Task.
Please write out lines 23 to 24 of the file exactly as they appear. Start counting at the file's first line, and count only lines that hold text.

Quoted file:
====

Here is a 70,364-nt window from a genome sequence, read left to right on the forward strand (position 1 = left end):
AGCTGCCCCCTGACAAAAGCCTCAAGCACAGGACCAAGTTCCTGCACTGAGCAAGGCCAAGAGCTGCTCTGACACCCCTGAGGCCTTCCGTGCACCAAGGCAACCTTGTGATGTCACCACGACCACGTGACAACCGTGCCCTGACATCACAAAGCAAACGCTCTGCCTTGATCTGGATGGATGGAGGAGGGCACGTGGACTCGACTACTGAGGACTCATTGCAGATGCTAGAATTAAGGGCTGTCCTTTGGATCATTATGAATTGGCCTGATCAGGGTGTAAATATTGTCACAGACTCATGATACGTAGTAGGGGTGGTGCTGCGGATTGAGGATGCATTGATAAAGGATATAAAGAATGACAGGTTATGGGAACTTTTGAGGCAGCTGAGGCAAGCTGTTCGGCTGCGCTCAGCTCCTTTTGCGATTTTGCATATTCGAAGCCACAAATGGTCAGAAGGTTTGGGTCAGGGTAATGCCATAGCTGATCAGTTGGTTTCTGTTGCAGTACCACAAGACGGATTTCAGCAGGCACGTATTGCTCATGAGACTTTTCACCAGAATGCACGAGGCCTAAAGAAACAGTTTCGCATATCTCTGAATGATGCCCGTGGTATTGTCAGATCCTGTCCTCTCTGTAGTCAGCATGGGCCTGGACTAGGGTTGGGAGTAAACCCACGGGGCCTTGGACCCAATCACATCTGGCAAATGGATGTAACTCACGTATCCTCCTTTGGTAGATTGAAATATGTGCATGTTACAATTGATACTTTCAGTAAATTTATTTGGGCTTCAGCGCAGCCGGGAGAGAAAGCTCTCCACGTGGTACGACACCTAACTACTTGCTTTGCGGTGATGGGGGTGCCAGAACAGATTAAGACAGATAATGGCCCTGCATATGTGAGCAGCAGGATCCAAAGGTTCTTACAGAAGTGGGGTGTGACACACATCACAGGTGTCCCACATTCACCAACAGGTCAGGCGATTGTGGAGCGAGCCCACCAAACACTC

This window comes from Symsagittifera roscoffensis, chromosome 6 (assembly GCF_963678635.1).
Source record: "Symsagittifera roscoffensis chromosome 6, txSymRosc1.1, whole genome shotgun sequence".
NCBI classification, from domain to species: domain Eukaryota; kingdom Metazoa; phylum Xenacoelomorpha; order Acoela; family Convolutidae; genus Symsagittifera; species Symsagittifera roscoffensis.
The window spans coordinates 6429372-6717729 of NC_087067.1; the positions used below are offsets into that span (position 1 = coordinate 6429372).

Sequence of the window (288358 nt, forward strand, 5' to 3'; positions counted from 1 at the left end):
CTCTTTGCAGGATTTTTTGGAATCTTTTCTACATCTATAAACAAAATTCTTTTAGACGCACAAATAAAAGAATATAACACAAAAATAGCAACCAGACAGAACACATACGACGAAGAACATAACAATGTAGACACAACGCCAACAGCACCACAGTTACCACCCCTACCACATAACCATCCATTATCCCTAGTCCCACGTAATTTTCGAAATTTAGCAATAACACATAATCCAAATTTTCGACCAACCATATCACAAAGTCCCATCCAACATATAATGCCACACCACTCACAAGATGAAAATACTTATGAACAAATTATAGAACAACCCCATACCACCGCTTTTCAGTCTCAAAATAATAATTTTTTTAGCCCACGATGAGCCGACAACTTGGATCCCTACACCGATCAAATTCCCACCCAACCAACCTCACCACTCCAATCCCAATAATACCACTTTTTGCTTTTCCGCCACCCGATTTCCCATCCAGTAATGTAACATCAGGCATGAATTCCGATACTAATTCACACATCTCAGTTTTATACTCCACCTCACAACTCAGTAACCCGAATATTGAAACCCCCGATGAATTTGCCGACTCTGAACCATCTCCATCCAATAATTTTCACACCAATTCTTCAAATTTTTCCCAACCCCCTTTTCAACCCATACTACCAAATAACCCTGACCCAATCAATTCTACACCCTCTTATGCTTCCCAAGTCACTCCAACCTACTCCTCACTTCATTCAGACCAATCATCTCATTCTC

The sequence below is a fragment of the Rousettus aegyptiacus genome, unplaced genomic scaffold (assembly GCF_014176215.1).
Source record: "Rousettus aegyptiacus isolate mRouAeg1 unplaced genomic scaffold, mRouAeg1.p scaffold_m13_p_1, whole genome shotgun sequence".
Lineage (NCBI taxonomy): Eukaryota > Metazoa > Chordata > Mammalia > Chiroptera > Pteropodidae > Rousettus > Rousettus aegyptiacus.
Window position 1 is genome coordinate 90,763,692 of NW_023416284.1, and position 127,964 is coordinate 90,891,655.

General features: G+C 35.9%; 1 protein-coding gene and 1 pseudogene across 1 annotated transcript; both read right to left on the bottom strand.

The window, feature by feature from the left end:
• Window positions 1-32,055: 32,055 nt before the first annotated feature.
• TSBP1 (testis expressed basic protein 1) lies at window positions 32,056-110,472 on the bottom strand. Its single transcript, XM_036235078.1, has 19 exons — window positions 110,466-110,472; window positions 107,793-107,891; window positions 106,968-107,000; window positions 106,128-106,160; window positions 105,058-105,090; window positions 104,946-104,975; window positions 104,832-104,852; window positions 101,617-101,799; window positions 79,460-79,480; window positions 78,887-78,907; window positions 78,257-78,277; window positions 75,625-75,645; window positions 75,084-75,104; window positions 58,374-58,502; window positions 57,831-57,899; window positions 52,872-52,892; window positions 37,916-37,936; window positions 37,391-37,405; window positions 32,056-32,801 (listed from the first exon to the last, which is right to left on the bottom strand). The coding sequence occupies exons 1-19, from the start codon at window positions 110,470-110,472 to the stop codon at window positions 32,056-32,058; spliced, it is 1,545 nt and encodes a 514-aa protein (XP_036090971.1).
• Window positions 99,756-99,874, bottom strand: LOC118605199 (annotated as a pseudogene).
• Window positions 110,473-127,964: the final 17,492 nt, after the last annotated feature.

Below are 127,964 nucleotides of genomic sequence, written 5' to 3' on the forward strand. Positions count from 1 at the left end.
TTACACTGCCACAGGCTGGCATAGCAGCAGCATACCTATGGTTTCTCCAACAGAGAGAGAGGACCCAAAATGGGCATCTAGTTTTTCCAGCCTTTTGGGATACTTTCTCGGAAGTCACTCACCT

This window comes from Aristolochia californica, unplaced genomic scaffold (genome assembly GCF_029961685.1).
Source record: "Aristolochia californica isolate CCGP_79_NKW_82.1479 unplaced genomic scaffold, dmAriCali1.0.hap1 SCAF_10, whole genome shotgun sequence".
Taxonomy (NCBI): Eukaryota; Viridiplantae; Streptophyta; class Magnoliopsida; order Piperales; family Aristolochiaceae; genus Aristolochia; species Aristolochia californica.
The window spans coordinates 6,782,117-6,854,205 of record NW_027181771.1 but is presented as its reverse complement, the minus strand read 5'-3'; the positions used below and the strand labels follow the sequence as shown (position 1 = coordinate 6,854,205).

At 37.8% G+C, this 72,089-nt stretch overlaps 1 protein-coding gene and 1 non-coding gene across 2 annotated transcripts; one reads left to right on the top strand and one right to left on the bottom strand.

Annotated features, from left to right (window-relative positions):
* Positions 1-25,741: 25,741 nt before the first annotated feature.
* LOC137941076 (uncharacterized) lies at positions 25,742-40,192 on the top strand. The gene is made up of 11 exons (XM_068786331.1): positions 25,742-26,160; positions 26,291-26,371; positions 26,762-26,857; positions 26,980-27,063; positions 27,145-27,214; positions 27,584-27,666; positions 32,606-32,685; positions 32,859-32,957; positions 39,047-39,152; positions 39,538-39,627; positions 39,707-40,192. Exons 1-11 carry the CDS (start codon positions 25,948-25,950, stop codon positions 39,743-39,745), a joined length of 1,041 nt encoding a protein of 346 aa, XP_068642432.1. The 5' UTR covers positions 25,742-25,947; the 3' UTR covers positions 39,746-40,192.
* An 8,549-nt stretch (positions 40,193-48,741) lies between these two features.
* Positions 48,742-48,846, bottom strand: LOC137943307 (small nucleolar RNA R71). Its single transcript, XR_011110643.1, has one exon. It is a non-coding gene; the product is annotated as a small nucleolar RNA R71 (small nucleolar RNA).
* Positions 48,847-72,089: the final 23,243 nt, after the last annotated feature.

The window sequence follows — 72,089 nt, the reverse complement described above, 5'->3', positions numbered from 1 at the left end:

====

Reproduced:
Taxonomy (NCBI): Eukaryota; Viridiplantae; Streptophyta; class Magnoliopsida; order Piperales; family Aristolochiaceae; genus Aristolochia; species Aristolochia californica.
The window spans coordinates 6,782,117-6,854,205 of record NW_027181771.1 but is presented as its reverse complement, the minus strand read 5'-3'; the positions used below and the strand labels follow the sequence as shown (position 1 = coordinate 6,854,205).